“Kant,” said Adam, without moving his eyes from his book.
“Why can’t you?”
“Why can’t I what?”
“Tell me what the guy’s name was,” said Little Joe.
“That was his name,” Adam now looked up.
“What?” Joe was getting confused and he hadn’t even asked his hard question yet.
“The man was Kant.”
“What couldn’t he do?” asked Little Joe.
Hoss opened the big door, letting in the cool evening breeze. He took off his jacket and hung it up.
“Joe! His name was Kant, K-A-N-T. I don’t recall his first name, but I believe it started with “I”, maybe Isaac.
“What can’t you do, Little Joe?” Hoss asked, now standing by the fire, warming his hands.
“No,” explained Joe, “It’s about this guy called I. Kant.”
“Well, does he know anything about horses? We only want experienced hands,” Hoss said and Joe started laughing.
Adam calmly explained, “The man died about 50 years ago. I don’t think he wants a job on the Ponderosa.”
Joe asked his question: “See, about lying, Gerald asked me if he had a chance of winning the horseshoe-throwing contest. It wouldn’t have been nice to say ‘no’, so I said ‘I didn’t know’. Why’s that wrong?”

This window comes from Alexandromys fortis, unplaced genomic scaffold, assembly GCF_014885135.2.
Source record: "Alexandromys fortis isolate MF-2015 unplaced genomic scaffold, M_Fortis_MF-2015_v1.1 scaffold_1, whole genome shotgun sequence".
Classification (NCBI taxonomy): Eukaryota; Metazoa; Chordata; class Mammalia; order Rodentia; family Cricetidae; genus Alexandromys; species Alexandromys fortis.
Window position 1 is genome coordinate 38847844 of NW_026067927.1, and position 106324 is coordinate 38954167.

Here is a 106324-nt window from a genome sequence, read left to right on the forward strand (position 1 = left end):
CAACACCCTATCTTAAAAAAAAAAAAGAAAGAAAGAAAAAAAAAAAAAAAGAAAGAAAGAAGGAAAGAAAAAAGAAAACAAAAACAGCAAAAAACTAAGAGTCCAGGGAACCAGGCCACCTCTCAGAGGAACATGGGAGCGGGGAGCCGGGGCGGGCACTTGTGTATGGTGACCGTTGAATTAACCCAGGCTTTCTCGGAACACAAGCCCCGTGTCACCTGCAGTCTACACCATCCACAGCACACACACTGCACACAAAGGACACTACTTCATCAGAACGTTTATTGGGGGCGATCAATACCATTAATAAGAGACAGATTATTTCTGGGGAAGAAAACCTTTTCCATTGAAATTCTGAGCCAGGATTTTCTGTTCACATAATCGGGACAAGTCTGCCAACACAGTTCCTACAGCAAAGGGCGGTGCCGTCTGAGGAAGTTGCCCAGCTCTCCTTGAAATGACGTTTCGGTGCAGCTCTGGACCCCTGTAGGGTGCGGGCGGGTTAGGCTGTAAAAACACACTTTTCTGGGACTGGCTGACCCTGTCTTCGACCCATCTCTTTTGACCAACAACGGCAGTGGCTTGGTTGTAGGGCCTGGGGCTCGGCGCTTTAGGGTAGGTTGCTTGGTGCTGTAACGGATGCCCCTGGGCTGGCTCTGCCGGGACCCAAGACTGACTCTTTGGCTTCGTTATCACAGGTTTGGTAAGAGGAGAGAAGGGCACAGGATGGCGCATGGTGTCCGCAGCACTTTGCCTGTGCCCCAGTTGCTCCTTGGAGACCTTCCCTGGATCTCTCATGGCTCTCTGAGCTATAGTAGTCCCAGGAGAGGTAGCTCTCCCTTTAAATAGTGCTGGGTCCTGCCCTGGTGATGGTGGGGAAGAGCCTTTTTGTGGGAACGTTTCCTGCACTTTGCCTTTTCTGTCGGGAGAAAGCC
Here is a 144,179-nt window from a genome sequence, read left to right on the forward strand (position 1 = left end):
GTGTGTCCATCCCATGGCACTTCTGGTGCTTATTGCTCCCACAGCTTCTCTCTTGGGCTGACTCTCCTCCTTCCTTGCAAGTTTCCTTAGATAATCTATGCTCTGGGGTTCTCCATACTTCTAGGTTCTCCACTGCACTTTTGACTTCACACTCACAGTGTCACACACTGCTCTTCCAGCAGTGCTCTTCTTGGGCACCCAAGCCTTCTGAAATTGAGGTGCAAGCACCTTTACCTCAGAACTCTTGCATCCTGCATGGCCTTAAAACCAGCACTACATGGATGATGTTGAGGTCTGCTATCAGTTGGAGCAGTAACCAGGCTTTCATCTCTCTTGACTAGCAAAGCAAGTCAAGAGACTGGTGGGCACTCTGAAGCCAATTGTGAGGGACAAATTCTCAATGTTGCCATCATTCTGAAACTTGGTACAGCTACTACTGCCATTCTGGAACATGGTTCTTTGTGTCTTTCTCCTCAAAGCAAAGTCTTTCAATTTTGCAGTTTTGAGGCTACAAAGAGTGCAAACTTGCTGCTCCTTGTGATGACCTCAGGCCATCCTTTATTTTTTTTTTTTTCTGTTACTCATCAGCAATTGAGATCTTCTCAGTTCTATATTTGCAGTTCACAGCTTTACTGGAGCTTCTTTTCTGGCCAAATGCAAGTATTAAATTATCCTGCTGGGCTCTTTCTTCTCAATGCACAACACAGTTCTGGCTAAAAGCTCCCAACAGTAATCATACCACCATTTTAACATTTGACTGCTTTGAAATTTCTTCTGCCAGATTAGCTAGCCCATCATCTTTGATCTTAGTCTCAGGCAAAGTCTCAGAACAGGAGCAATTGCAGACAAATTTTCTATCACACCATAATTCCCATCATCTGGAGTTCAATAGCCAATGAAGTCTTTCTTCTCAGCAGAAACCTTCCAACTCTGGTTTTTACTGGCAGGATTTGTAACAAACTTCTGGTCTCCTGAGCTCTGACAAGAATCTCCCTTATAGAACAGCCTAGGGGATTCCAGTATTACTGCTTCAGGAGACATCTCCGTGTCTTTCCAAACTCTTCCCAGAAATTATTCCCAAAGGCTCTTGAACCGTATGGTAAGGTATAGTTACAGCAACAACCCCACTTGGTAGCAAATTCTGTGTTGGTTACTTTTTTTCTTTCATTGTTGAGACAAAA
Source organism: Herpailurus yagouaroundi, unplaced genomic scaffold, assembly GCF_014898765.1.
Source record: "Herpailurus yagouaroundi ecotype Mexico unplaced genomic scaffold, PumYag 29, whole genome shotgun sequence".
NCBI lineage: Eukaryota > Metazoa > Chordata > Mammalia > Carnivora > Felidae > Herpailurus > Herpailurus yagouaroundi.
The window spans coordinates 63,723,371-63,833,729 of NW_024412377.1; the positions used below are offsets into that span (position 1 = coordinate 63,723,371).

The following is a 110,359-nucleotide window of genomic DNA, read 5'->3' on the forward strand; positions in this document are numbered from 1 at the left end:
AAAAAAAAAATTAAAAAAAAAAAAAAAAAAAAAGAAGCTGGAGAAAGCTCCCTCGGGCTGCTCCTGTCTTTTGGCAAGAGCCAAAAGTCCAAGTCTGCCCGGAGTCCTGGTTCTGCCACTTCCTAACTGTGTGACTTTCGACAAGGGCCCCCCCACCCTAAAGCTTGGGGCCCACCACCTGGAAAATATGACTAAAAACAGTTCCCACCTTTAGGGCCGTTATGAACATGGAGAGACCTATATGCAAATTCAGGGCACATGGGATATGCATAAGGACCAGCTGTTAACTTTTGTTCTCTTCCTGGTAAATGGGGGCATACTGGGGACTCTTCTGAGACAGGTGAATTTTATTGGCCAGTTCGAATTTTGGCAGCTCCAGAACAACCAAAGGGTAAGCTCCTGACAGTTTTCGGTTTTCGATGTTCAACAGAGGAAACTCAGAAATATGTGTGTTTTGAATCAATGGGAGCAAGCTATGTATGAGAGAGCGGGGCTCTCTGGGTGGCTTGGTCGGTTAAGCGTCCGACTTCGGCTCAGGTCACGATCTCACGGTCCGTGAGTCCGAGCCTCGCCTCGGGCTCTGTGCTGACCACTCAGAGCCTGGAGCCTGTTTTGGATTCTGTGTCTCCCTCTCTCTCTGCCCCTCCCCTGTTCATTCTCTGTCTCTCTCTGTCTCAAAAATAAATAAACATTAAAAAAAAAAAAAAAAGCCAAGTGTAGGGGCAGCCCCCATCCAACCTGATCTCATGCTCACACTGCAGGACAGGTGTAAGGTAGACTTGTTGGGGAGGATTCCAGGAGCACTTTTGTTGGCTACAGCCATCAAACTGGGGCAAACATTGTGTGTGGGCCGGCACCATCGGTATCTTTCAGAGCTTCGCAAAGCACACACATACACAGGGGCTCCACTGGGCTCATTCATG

“Well, you did what most people do,” Adam explained. “But sometimes people want the truth. When you lie to someone, you take away their right to make choices based on the truth. You rob them of that.”
“It’s robbery as well as lying?”
“Yep,” said Adam flatly, going back to his book.
Joe never knew a simple word be so tricky.
The spring sunshine sparkled through Ben’s bedroom window as he stood shaving at 7 am. The house smelled of fresh coffee and hot rolls and he could hear his sons – well, Adam and Hoss, anyway – getting up. But these things weren’t on his mind. Mrs. Larkworthy was on his mind. She wasn’t like Chas, she was – amazing.